Lighthouse (courtesy, Black Diamond)

Do I need a freestanding tent for camping above timberline?

Do I need to buy a freestanding tent for above-timberline and desert conditions? I currently own a solo MSR Zoid and a Sierra Designs Clip Flashlight, which pitch well in nice forest soil. I have had some problems pitching these on rocky, soggy, or sandy terrain. These tents also get crowded if I pack for colder weather or if I bring my girlfriend (which is more often nowadays). What additional tent would make life complete for me and my significant other? Harry El Paso, Texas


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Two-part answer here. First up: You really can make your Zoid or Clip Flashlight work on soft or sandy soil. The trick is to carry a couple of small stuff sacks and a small trowel. Use the trowel to shovel sand or soil into the stuff sacks, and to dig a small hole in about the same place that you’d normally insert a stake. Then, just bury the stuff sack! Instant tie-down. That trick works in snow, too. Small snow flukes—such as those made by SMC ($28 for the small;—also work very well, but of course can be a bit pricey and add weight.

Lighthouse Lighthouse

That said, a freestanding tent certainly would help simplify things, although you want to remember that even freestanders need basic anchors to hold them in place and to support the vestibule. One tent that I don’t mention often but that deserves much more attention is Black Diamond’s Lighthouse ($369;, a roomy, two-person tent that makes extremely innovative use of Epic by Nextec, a silicon-treated fabric that is extremely water-repellent yet somewhat breathable. It works great in a single-wall tent—you’d have to be in a torrential downpour before you’d see much moisture come through, and even that would be minimal (do seal the seams, however). The big payoff is in weight; the Lighthouse is a positively helium-like three pounds, three ounces. The downside is that the single-wall design will be a bit chillier in cool weather, and a bit warmer in the sun. That’s because the more common double-wall designs put a layer of air between the tent canopy and fly, adding some insulation in low-wind conditions.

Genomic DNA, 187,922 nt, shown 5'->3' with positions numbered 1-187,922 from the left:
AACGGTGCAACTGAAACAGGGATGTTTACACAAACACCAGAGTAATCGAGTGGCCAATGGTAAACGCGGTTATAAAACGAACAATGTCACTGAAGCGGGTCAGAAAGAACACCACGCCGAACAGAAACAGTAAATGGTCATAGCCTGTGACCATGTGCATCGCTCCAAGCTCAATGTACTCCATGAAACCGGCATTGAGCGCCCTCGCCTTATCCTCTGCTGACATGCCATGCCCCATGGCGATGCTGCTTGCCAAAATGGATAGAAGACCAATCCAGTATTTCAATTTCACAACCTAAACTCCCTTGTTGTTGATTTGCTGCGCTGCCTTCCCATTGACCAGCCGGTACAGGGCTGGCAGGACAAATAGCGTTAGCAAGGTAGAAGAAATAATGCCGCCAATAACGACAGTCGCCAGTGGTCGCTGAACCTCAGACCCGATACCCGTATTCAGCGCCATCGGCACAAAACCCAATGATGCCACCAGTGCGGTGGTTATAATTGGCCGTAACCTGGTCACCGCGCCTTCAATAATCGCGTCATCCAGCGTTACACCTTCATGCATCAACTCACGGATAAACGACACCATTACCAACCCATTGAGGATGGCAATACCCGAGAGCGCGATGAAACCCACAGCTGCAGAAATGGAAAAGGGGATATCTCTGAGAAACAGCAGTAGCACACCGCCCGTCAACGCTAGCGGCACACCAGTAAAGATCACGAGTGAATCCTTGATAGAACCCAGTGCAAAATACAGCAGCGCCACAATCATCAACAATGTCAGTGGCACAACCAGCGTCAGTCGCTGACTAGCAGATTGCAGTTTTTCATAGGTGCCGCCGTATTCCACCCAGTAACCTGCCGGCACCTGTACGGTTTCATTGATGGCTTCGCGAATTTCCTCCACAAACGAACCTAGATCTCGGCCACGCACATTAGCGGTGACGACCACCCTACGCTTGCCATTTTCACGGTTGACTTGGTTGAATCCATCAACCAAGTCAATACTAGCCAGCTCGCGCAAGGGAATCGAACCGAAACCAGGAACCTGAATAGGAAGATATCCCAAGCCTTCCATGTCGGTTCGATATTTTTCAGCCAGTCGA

Such a double-wall creature would be MSR’s Hubba Hubba ($290;, which weighs just over four pounds, so by no means a heavyweight. It’s also very breathable, with lots of mesh in the canopy—nearly all mesh, in fact. So best for mild to warm conditions, where you want a lot of air circulation. Mountain Hardwear’s Hammerhead 2 ($245; adds more ripstop nylon for a little more utility in cool weather, but that also boosts the weight to just over six pounds. Or, Big Agnes’ Mad House 2 ($299; gives you lots of ventilation options, so it can go from warm weather to near-winter conditions. It’s about seven pounds. In good weather you can take just the fly and save some weight.

For a look at more of the best tents, check out Outside Online’s all-new Tents Buying Guide.

From Outside Magazine, April/May 2021
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Lead Photo: courtesy, Black Diamond

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